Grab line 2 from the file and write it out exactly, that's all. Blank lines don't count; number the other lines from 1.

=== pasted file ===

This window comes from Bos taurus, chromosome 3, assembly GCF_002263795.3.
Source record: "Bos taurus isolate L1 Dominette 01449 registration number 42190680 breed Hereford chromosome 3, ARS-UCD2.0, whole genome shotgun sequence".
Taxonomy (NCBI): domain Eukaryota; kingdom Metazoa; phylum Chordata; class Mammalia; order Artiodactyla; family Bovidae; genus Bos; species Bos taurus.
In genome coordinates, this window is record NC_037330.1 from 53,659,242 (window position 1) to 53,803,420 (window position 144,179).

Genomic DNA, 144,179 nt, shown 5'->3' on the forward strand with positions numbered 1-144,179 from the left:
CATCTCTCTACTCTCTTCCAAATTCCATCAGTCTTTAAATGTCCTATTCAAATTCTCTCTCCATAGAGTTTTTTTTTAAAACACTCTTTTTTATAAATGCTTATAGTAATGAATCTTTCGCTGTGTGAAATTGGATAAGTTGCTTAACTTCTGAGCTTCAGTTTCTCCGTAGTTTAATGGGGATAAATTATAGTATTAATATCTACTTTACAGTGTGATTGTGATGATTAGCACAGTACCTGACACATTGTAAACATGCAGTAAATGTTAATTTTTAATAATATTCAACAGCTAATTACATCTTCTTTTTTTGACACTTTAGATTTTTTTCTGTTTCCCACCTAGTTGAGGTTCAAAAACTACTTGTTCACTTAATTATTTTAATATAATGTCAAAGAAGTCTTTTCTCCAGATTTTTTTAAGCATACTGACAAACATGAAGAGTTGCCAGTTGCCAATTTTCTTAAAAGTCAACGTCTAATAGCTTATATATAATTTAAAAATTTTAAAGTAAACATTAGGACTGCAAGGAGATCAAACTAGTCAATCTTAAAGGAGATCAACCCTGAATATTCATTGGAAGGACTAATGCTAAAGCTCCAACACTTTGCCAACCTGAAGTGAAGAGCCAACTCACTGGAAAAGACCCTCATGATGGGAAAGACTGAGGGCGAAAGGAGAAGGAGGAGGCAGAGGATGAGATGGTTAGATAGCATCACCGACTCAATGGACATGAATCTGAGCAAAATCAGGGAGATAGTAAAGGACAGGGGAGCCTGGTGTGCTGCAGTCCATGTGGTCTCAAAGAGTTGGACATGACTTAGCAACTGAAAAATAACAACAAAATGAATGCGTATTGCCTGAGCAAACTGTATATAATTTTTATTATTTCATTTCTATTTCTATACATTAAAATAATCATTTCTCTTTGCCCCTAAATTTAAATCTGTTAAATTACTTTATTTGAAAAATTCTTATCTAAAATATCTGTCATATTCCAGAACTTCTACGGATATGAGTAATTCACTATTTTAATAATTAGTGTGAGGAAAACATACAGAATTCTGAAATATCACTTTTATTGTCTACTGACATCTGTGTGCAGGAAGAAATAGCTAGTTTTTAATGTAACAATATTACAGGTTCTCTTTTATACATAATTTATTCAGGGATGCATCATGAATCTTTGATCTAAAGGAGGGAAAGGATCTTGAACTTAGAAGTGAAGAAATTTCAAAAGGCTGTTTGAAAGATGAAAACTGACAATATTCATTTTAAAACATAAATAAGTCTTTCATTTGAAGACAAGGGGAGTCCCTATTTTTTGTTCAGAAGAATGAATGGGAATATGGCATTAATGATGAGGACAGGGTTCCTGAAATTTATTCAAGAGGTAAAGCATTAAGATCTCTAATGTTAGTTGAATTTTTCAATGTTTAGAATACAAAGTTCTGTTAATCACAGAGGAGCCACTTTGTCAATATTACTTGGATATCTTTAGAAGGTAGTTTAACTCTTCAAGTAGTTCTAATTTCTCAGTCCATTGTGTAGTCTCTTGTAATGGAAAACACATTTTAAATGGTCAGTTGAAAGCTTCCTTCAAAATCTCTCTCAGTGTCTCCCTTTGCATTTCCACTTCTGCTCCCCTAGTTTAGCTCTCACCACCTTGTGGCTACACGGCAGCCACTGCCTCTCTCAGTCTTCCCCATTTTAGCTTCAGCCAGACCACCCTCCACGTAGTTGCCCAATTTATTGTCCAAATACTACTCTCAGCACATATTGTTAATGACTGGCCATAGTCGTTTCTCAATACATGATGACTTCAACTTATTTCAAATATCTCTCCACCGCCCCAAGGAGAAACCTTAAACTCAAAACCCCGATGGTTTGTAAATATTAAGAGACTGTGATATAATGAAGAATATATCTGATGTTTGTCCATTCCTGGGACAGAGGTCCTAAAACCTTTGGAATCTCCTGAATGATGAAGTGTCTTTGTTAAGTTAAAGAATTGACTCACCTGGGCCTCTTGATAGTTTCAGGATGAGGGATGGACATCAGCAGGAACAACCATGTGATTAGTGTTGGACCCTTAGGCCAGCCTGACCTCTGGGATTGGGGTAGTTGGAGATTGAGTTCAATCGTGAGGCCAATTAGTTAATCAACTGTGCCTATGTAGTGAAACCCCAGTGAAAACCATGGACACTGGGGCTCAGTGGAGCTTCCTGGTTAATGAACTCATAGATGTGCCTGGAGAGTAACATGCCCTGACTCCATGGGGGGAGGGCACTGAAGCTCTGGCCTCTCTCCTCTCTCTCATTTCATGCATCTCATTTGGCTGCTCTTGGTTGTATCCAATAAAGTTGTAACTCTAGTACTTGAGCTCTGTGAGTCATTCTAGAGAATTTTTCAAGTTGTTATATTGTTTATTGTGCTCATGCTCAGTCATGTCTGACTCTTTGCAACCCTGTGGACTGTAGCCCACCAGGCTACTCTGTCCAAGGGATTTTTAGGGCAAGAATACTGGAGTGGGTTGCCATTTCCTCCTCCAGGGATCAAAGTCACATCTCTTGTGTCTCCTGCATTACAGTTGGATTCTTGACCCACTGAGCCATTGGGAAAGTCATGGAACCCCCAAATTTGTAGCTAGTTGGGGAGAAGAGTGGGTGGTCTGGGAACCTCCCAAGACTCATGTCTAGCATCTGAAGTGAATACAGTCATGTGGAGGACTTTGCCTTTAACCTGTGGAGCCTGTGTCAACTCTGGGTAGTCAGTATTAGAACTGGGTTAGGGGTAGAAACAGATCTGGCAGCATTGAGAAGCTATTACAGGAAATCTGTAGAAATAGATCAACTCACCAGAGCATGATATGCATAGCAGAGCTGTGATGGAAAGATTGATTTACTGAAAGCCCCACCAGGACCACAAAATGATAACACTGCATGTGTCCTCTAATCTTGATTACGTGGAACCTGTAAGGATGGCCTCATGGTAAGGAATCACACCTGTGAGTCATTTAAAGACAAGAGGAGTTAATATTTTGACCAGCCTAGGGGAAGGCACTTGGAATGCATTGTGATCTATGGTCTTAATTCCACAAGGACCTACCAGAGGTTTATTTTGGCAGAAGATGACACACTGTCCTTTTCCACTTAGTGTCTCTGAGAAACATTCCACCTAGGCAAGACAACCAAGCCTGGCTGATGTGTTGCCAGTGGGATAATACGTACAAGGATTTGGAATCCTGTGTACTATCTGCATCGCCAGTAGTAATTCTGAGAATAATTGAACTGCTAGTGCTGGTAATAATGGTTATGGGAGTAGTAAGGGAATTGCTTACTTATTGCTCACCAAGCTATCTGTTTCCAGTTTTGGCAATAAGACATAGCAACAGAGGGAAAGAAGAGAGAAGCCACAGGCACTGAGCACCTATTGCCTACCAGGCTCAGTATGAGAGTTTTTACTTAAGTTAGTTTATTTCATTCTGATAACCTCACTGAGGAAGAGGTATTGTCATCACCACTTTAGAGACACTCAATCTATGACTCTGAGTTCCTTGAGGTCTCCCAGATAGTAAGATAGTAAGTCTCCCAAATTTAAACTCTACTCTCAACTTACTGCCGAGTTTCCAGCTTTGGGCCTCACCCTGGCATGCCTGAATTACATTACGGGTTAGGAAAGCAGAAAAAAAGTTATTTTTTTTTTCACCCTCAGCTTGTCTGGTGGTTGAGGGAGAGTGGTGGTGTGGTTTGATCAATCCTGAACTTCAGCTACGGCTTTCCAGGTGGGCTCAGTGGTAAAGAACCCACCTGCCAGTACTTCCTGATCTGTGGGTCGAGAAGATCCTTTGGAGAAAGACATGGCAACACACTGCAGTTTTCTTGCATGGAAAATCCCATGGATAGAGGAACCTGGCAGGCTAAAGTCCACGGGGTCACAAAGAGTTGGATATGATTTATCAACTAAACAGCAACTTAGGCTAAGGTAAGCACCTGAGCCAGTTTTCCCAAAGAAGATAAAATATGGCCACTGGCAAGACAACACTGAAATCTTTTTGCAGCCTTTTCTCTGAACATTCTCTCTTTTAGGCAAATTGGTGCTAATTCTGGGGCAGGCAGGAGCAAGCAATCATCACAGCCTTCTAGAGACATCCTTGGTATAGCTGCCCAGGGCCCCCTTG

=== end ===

Source record: "Bos taurus isolate L1 Dominette 01449 registration number 42190680 breed Hereford chromosome 3, ARS-UCD2.0, whole genome shotgun sequence".